How many protesters must a regime murder before it is no longer fit for a seat on the U.N. Human Rights Council? How many thousands of dissidents must it jail? How many acts of international terrorism must it instigate?
The line is invisible — but Syria, having too openly crossed it, has now been forced to vacate its candidacy in the May 20 elections to the council.
It is good that Syria has been removed, just as it is good that Libya has been suspended from membership.
But what was Muammar el-Qaddafi’s blood-soaked regime doing on a human-rights body in the first place? What separates it and Syria from Cuba, China and the other dictatorships that make up the council majority and brazenly sit in judgment on the human-rights record of others? Why has the free world remained largely silent? In the run-up to the elections, such questions are more urgent than ever.
Something very important and very dramatic is happening in the Arab-Muslim Middle East. The peoples of the region are deciding to stop living in fear, and are risking life and limb to rid themselves of one seemingly immovable autocracy after another.
In so doing, they are simultaneously repudiating the unspoken agreements that the West has reached over the years with their dictators, agreements that bartered the people’s freedom for a facade of stability.
But while masses of people in the Middle East are demonstrating in the streets for freedom, the free world itself, led by the United States, has responded in classic realpolitik fashion, calibrating its response to each regime’s perceived chances for survival.
This is understandable. After so many years of supporting Hosni Mubarak, it was difficult to acknowledge him for the corrupt dictator he always was. After convincing itself that Bashar al-Assad was a reformer, a White House wishing to engage the regime on “the day after” was incapable of saying what Syrians already knew: that he was a barbaric tyrant and murderer.
But silence and confusion have exacted a price. To the people in the streets, to the millions who have crossed their own line from fear to freedom, the signal has been sent that America is not with them, that the world’s beacon of freedom is indifferent to theirs.
In the face of regime turmoil, many have insisted that Washington must choose between the two stark alternatives of engagement and disengagement. This is a fallacy. Engaging with a dictatorial regime and engaging with its people are two different things, and the same goes for disengagement. The United States engaged with and subsidized the dictatorship in Cairo, and America is cordially hated by Egyptians; the United States and the mullahs in Tehran could not be more disengaged, and America is loved by the Iranians.
When Ronald Reagan pronounced the Soviet Union an “evil empire,” the partisans of Western engagement were horrified, but throughout that evil empire Reagan’s truth-telling brought courage to dissidents and a surge of hope to hundreds of millions desperate to escape the bonds of a fear-permeated society.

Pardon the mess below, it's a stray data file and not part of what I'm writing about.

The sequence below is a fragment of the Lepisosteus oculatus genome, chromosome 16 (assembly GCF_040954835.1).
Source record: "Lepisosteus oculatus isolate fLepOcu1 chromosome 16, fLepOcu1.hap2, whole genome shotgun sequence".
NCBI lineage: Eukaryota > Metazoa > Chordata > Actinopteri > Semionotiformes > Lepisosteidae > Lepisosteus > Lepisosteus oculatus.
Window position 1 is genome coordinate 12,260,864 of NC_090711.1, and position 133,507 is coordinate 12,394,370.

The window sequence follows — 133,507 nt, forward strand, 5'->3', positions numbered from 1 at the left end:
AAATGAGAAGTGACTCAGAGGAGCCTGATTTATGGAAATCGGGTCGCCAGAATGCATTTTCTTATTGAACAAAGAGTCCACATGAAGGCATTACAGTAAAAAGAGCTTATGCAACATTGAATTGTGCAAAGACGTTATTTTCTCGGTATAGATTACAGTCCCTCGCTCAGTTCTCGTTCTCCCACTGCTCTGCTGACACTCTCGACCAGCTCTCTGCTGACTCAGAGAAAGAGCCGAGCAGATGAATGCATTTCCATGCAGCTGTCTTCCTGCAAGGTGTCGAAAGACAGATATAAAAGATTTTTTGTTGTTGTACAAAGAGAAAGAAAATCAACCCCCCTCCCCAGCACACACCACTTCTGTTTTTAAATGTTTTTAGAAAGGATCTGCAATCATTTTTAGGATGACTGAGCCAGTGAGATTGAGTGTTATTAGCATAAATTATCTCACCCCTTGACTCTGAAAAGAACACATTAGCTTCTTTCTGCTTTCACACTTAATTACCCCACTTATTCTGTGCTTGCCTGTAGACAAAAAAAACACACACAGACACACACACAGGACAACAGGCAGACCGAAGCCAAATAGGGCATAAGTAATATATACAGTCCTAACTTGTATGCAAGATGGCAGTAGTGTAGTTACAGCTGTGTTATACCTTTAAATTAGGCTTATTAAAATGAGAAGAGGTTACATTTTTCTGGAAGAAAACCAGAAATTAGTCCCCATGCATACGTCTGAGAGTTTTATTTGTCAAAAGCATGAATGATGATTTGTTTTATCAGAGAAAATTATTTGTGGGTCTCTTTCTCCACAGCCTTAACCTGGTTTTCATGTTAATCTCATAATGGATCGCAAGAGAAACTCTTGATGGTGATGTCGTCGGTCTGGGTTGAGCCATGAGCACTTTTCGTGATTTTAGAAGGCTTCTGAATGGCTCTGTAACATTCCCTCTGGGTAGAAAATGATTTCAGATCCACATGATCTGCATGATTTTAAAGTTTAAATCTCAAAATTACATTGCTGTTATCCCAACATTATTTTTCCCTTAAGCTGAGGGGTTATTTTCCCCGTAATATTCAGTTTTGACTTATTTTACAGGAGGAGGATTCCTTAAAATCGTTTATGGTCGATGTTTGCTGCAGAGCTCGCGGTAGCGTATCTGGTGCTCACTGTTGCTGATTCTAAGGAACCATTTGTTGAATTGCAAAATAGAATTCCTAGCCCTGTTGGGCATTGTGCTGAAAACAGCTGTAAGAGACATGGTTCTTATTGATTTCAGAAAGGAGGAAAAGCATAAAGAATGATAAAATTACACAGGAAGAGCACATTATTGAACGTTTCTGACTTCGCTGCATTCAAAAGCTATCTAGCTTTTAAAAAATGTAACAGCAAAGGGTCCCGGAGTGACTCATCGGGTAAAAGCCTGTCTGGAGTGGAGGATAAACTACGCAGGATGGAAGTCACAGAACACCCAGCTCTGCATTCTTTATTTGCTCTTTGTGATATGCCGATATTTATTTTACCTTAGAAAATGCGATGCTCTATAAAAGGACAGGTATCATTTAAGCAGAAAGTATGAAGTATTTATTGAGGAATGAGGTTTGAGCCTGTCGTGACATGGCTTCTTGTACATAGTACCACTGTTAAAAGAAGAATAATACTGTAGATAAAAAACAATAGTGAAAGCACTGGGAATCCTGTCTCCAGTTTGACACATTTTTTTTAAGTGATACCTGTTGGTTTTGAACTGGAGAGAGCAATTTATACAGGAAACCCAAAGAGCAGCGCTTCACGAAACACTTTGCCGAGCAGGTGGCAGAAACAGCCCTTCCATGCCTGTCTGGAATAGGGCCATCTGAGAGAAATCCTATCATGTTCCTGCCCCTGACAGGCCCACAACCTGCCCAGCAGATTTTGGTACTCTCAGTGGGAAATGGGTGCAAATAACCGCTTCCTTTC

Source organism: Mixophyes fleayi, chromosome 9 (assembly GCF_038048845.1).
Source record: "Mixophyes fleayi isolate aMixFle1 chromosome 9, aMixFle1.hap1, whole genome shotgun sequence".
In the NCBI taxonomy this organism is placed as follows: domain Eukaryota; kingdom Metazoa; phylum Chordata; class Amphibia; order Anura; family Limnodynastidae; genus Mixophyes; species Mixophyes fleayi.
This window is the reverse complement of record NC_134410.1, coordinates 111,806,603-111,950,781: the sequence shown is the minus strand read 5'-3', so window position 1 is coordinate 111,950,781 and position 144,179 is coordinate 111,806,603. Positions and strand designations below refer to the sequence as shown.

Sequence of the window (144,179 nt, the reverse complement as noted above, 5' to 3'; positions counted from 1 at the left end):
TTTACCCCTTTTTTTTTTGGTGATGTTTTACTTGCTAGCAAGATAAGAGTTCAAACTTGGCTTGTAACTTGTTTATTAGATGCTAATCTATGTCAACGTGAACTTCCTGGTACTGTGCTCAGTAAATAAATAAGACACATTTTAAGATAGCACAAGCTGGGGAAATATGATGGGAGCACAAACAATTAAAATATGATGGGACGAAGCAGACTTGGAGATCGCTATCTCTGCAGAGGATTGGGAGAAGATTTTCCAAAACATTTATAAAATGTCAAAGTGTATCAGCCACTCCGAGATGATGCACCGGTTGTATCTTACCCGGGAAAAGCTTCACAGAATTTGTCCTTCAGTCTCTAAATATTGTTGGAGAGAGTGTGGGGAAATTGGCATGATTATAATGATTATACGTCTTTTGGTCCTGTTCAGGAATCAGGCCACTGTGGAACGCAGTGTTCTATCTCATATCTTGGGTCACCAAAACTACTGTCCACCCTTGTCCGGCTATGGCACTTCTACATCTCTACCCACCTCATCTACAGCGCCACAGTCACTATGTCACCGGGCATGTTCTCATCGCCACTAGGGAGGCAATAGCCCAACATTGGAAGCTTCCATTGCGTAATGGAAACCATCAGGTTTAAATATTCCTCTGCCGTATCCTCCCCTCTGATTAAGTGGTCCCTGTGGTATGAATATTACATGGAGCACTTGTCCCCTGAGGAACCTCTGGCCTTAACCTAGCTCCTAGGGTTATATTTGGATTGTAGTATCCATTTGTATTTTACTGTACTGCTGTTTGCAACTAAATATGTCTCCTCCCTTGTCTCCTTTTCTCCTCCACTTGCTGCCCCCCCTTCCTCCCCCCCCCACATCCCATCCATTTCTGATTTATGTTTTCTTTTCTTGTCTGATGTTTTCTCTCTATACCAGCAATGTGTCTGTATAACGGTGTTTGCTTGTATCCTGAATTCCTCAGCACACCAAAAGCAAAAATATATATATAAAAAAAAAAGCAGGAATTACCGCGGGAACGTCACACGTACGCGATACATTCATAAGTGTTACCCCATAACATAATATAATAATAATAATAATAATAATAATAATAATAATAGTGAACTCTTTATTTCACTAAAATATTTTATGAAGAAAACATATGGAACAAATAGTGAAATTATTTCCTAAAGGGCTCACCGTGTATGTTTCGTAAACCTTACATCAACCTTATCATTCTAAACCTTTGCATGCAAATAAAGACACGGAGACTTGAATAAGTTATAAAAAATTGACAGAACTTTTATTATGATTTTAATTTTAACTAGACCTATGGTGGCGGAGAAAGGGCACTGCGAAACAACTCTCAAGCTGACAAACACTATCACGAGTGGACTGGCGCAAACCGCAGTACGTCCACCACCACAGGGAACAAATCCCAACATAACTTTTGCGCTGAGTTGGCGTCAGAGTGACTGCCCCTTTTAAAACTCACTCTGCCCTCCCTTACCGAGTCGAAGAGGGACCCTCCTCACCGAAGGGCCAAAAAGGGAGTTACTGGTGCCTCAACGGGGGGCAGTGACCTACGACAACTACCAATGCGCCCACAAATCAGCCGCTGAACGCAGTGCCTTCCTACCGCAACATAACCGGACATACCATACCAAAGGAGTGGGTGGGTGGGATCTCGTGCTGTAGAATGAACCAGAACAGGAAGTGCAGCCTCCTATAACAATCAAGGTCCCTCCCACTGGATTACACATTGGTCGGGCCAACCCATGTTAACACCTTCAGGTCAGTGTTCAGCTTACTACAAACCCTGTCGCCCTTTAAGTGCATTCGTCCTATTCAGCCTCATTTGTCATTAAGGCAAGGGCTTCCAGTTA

Reagan did not thereupon cease negotiating with the Kremlin. At the same time, however, his administration encouraged the struggle of ever-growing numbers of Soviet and East European dissidents — with results that, starting with the fall of the Berlin Wall in 1989, shook the world.
There may be no evil “empire” in today’s Middle East, but there are more than enough evil regimes to go around. It is past time to start delegitimizing them. What, indeed, must a dictator do to lose the respect of the international community, or to trigger action against him?
It is not a matter of sending troops — another straw man. It is a matter of saying, not softly but loudly and in the clearest possible terms, that those who violate the human rights of their people cannot be our partners in building a world safe for human rights.
It may be necessary to deliberate the pros and cons of engaging with a dictatorial regime, but there is no need to deliberate engaging with its people.
To those millions crossing, or waiting to cross, the line into freedom, we can send a simple but thrilling message of support and solidarity: We are with you. No dictator is a legitimate representative of his people. “Human rights” are not a phrase to be cynically parroted by the world’s worst violators sitting on a grotesquely misnamed Human Rights Council, but a real and universal criterion of decency. We are with you.
At this moment of moral clarity, when the free world is being challenged to cease turning a blind eye to tyranny, surely it is not too much to affirm full-throatedly the aspirations of the Arab and Muslim peoples to live in freedom, to choose their own governments, to be protected in their right to dissent, and no longer to be ruled by guns.
At the very least, we, who would never choose differently for ourselves, owe this much to them, and to ourselves.
By Natan Sharansky, a former Soviet political prisoner, chairman of the Jewish Agency and the author, most recently, of The Case for Democracy: The Power of Freedom to Overcome Tyranny and Terror.